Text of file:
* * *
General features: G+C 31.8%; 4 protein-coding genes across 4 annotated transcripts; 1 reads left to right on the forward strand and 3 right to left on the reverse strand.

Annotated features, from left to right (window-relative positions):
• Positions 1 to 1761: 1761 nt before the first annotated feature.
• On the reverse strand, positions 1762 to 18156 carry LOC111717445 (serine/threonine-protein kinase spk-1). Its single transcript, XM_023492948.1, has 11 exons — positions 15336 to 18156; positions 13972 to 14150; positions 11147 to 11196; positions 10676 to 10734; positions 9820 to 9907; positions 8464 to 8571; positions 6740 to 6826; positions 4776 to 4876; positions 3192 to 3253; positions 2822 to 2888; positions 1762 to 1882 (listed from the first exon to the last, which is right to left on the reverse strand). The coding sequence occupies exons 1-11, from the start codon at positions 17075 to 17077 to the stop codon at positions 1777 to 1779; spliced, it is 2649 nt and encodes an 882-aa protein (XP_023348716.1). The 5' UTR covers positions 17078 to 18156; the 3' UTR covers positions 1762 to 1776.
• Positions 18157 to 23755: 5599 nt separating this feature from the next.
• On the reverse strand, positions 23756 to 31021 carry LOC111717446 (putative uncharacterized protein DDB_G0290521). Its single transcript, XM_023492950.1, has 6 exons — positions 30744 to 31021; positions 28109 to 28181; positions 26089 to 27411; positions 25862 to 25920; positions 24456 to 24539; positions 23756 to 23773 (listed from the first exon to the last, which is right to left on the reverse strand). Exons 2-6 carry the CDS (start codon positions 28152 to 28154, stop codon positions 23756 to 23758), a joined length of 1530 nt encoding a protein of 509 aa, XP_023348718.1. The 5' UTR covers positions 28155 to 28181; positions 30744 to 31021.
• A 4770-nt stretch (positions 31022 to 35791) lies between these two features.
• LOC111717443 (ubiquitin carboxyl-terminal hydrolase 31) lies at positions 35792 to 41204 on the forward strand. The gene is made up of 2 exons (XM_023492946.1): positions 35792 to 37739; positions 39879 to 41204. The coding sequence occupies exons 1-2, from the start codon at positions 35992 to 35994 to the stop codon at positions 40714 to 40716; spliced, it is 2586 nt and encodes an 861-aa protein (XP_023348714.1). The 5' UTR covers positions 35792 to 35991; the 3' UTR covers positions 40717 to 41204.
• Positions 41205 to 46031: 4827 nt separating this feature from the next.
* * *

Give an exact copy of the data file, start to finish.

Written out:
General features: G+C 31.8%; 4 protein-coding genes across 4 annotated transcripts; 1 reads left to right on the forward strand and 3 right to left on the reverse strand.

Annotated features, from left to right (window-relative positions):
• Positions 1 to 1761: 1761 nt before the first annotated feature.
• On the reverse strand, positions 1762 to 18156 carry LOC111717445 (serine/threonine-protein kinase spk-1). Its single transcript, XM_023492948.1, has 11 exons — positions 15336 to 18156; positions 13972 to 14150; positions 11147 to 11196; positions 10676 to 10734; positions 9820 to 9907; positions 8464 to 8571; positions 6740 to 6826; positions 4776 to 4876; positions 3192 to 3253; positions 2822 to 2888; positions 1762 to 1882 (listed from the first exon to the last, which is right to left on the reverse strand). The coding sequence occupies exons 1-11, from the start codon at positions 17075 to 17077 to the stop codon at positions 1777 to 1779; spliced, it is 2649 nt and encodes an 882-aa protein (XP_023348716.1). The 5' UTR covers positions 17078 to 18156; the 3' UTR covers positions 1762 to 1776.
• Positions 18157 to 23755: 5599 nt separating this feature from the next.
• On the reverse strand, positions 23756 to 31021 carry LOC111717446 (putative uncharacterized protein DDB_G0290521). Its single transcript, XM_023492950.1, has 6 exons — positions 30744 to 31021; positions 28109 to 28181; positions 26089 to 27411; positions 25862 to 25920; positions 24456 to 24539; positions 23756 to 23773 (listed from the first exon to the last, which is right to left on the reverse strand). Exons 2-6 carry the CDS (start codon positions 28152 to 28154, stop codon positions 23756 to 23758), a joined length of 1530 nt encoding a protein of 509 aa, XP_023348718.1. The 5' UTR covers positions 28155 to 28181; positions 30744 to 31021.
• A 4770-nt stretch (positions 31022 to 35791) lies between these two features.
• LOC111717443 (ubiquitin carboxyl-terminal hydrolase 31) lies at positions 35792 to 41204 on the forward strand. The gene is made up of 2 exons (XM_023492946.1): positions 35792 to 37739; positions 39879 to 41204. The coding sequence occupies exons 1-2, from the start codon at positions 35992 to 35994 to the stop codon at positions 40714 to 40716; spliced, it is 2586 nt and encodes an 861-aa protein (XP_023348714.1). The 5' UTR covers positions 35792 to 35991; the 3' UTR covers positions 40717 to 41204.
• Positions 41205 to 46031: 4827 nt separating this feature from the next.